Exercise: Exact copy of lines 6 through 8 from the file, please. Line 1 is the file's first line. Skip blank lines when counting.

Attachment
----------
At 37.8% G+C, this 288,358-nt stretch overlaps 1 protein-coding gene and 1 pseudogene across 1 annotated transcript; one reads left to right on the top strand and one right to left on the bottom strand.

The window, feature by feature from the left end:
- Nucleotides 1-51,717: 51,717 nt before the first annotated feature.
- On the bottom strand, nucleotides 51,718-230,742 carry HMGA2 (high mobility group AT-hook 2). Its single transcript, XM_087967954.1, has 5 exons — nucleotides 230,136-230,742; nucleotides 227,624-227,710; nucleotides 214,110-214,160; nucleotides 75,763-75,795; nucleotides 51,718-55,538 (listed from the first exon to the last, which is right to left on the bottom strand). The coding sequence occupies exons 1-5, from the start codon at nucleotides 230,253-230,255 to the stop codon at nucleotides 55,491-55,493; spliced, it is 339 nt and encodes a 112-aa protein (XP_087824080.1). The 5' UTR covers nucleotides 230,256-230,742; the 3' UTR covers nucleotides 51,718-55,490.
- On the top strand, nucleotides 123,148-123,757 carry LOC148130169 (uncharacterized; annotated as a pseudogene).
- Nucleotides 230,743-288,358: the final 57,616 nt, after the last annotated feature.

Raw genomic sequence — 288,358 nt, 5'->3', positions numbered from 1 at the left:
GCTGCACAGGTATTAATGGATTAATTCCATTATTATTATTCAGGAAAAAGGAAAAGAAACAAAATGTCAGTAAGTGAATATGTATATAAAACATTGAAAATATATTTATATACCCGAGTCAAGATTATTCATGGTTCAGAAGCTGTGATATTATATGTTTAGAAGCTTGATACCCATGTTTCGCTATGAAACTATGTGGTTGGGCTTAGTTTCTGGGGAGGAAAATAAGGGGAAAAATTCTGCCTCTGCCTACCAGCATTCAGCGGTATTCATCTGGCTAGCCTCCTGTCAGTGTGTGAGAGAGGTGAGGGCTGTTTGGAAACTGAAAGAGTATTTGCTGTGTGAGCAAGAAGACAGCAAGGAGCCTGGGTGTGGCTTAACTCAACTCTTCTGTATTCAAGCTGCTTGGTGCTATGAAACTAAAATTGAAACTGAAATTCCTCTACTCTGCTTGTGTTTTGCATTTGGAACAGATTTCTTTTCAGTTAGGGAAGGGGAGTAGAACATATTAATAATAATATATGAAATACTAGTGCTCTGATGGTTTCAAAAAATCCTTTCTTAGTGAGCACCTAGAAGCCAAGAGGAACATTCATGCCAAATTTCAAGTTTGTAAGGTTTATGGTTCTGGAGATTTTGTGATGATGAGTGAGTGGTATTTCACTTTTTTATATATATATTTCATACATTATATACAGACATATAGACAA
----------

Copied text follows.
- Nucleotides 230,743-288,358: the final 57,616 nt, after the last annotated feature.

Raw genomic sequence — 288,358 nt, 5'->3', positions numbered from 1 at the left:
GCTGCACAGGTATTAATGGATTAATTCCATTATTATTATTCAGGAAAAAGGAAAAGAAACAAAATGTCAGTAAGTGAATATGTATATAAAACATTGAAAATATATTTATATACCCGAGTCAAGATTATTCATGGTTCAGAAGCTGTGATATTATATGTTTAGAAGCTTGATACCCATGTTTCGCTATGAAACTATGTGGTTGGGCTTAGTTTCTGGGGAGGAAAATAAGGGGAAAAATTCTGCCTCTGCCTACCAGCATTCAGCGGTATTCATCTGGCTAGCCTCCTGTCAGTGTGTGAGAGAGGTGAGGGCTGTTTGGAAACTGAAAGAGTATTTGCTGTGTGAGCAAGAAGACAGCAAGGAGCCTGGGTGTGGCTTAACTCAACTCTTCTGTATTCAAGCTGCTTGGTGCTATGAAACTAAAATTGAAACTGAAATTCCTCTACTCTGCTTGTGTTTTGCATTTGGAACAGATTTCTTTTCAGTTAGGGAAGGGGAGTAGAACATATTAATAATAATATATGAAATACTAGTGCTCTGATGGTTTCAAAAAATCCTTTCTTAGTGAGCACCTAGAAGCCAAGAGGAACATTCATGCCAAATTTCAAGTTTGTAAGGTTTATGGTTCTGGAGATTTTGTGATGATGAGTGAGTGGTATTTCACTTTTTTATATATATATTTCATACATTATATACAGACATATAGACAA